As clocks ticked over from 1999 to 2000, the world held its collective breath amid dire millennium predictions about the end of civilisation.
As it turned out, the much-hyped 'Y2K bug', or 'millennium bug', was a total dud.
Had it been otherwise, the man initially guiding the nation would have been then-deputy prime minister John Anderson, who played understudy to John Howard who was on holidays, as of midnight January 1, 2000.
"I awoke in fear and trembling," Mr Anderson said during the release of cabinet documents from 2000 at the National Archives of Australia.
"I was due to fly to Canberra. With all the stories going around - would the plane get there, would it crash because something had gone wrong?
"It was a complete fizzer. Nothing happened. It was almost as quiet as the day after the introduction of the GST. There were follow ups to the GST. It wasn't all smooth sailing. Y2K was forgotten."
Y2K was the potential computer glitch which stemmed from the days of computing when date-year formats were abbreviated in two digits.
What would happen when clocks on computers ticked over from 99 to 00?
There were predictions of mayhem, with unknown consequences for banking, welfare payments, utilities, finance, health, defence and everything else.
Of course, nothing happened. The outcome has been attributed to vast sums of money directed to remediation measures and also the prospect that nothing would have happened anyway.
Cabinet documents for 2000 - released by the National Archives of Australia - show John Howard's coalition government settled in its second term following the near-death experience at the 1998 election and focused mostly on domestic issues.
For Australia, there were two big events in 2000 - the start of the GST on July 1 and the Sydney Olympics in September.
The introduction of the GST remains one of Australia's significant economic reforms, a measure decades in the making for which the government sought a mandate at the 1998 election and after just winning, began planning its introduction.
"The last time we had a full-blooded and real debate about important issues in Australia, in the minds of the Australian people was in fact the GST," Mr Anderson said.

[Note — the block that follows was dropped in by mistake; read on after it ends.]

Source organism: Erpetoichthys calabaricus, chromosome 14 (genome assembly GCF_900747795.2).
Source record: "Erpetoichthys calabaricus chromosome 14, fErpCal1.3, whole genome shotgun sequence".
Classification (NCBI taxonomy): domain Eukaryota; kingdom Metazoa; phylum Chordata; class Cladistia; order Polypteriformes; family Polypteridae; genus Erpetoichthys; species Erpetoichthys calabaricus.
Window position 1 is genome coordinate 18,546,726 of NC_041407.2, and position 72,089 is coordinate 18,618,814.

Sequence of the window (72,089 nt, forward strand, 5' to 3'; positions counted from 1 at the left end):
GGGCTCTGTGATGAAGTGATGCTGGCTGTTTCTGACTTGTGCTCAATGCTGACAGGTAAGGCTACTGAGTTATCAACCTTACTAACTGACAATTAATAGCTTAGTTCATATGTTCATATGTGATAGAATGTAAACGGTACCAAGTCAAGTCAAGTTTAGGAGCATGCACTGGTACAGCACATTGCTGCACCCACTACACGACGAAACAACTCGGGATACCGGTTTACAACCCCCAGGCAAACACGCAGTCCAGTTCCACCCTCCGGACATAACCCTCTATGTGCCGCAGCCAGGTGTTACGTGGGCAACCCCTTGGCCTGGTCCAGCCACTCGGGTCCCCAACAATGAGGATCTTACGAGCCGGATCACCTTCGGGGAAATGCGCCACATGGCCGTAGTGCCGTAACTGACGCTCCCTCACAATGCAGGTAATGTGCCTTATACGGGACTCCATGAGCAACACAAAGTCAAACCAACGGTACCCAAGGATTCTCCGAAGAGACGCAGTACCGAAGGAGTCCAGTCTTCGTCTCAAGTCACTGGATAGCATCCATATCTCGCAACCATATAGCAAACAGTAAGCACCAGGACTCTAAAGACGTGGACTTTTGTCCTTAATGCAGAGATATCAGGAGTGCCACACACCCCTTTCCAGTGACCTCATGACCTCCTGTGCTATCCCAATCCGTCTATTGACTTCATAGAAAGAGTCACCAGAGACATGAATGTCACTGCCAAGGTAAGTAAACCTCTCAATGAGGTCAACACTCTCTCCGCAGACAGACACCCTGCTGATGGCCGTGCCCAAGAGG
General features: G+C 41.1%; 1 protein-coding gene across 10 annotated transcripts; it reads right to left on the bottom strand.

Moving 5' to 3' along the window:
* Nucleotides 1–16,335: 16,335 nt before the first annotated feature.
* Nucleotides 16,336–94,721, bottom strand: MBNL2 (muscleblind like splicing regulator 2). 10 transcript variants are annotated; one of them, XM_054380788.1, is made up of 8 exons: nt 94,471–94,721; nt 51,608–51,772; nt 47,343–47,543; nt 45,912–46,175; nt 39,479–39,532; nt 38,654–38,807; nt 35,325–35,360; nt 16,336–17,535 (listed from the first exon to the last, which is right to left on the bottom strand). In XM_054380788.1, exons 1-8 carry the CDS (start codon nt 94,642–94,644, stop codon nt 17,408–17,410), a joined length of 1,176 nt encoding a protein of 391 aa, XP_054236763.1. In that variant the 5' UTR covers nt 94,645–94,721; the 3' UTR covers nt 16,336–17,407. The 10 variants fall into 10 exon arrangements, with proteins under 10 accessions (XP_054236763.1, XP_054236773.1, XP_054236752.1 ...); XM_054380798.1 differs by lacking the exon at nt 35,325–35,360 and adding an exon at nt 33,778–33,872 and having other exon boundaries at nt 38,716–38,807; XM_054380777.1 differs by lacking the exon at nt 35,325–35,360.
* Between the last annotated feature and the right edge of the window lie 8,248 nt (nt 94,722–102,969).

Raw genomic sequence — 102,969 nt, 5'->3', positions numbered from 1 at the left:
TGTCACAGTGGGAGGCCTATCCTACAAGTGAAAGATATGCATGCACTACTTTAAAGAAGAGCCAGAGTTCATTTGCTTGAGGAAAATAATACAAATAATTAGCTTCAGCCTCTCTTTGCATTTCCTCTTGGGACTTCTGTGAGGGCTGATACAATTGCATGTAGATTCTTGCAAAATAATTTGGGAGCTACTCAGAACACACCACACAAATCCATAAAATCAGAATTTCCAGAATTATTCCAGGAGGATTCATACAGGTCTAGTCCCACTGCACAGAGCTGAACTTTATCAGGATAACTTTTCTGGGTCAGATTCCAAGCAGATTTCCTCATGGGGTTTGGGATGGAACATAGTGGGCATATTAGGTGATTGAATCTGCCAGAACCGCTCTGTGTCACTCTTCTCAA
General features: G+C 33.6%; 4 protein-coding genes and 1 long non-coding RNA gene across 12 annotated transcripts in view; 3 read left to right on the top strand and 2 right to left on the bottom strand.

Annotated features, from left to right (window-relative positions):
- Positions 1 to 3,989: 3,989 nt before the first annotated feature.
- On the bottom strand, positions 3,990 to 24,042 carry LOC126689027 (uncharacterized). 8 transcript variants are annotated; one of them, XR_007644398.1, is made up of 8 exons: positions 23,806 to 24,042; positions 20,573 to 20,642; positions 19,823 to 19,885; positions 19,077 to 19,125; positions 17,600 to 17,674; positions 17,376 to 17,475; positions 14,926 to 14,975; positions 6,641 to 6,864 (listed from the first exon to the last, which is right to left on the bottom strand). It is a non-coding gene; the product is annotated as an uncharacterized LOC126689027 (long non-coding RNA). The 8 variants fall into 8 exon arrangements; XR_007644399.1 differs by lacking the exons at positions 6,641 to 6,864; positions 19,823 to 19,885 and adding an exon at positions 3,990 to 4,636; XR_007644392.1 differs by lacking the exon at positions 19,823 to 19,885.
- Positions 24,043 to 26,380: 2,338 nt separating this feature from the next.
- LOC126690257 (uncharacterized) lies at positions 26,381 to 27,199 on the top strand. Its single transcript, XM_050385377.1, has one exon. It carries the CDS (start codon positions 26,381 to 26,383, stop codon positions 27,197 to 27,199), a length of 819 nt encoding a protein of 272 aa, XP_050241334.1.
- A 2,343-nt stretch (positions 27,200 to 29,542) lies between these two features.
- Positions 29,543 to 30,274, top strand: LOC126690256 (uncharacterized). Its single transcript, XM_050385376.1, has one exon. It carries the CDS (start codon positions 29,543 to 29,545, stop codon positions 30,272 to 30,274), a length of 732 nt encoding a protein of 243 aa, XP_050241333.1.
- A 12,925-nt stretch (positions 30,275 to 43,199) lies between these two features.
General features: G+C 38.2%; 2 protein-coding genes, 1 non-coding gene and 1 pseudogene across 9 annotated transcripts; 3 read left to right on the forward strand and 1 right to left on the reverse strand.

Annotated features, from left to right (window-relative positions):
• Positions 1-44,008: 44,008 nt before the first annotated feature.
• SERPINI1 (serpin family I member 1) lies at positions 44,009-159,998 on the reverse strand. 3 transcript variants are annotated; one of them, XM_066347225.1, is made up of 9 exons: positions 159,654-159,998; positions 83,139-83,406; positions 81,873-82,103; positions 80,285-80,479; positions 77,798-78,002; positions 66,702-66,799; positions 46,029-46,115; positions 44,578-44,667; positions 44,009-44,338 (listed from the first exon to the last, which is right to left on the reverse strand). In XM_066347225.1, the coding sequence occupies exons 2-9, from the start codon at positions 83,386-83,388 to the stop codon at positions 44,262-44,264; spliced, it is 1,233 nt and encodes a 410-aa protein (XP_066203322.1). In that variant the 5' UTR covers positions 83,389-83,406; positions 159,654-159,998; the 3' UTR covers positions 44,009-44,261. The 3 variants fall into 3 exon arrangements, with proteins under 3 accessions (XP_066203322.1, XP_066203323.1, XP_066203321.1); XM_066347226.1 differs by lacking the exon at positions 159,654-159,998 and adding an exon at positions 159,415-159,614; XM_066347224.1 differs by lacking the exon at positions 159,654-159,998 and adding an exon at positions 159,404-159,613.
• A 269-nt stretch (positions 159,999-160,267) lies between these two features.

The Sydney 2000 Olympics, also years in the making, proved a stunning success, proceeding without incident and with Australia attaining a record 58 medals.
There were other events, for which the government had not planned.
In February, it emerged that 57 residents at a Melbourne aged care home had been given baths in diluted kerosene to cure a suspected outbreak of scabies.
Some suffered skin blistering and Labor alleged one later died.
The scandal landed on the shoulders of Aged Care Minister Bronwyn Bishop and highlighted the poor state of the aged care sector and the need for more rigorous supervision.
Through 1999 and continuing in 2000, wooden boats laden with asylum seekers began arriving in Australian waters in growing numbers.
The passengers came mostly from the Middle East, escaping harsh regimes in Iraq and Afghanistan.
Most began their sea journey to Australia in Indonesia. Eighty-six boats carrying 3721 passengers arrived in 1999, 51 with 2939 passengers in 2000 and 43 with 5516 in 2001.
Initially, the government wasn't too concerned but that changed as the growing numbers challenged the ability of immigration officials to conduct proper and timely assessment.
Delays produced frustration, resulting in unrest in three mainland detention centres, plus some mass breakouts.
The government proposed some draconian measures, including strip searches of inmates, in a bid to deal with the problem.
Officials warned that Australia was approaching the limit of what was acceptable in terms of international human rights.
The situation was to take a controversial turn in 2001.